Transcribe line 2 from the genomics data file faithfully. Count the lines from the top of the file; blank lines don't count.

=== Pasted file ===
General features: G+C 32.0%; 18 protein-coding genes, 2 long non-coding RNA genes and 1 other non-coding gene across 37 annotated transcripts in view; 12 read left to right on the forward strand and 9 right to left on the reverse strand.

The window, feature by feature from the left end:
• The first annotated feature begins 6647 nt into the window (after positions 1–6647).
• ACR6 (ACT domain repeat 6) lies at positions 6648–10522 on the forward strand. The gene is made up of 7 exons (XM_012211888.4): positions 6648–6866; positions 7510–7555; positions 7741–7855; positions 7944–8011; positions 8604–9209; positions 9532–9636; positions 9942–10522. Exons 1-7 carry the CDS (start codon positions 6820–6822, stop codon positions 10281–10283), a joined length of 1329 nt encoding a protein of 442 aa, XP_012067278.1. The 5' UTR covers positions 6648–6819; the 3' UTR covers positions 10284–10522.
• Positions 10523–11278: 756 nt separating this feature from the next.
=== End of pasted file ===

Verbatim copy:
The window, feature by feature from the left end: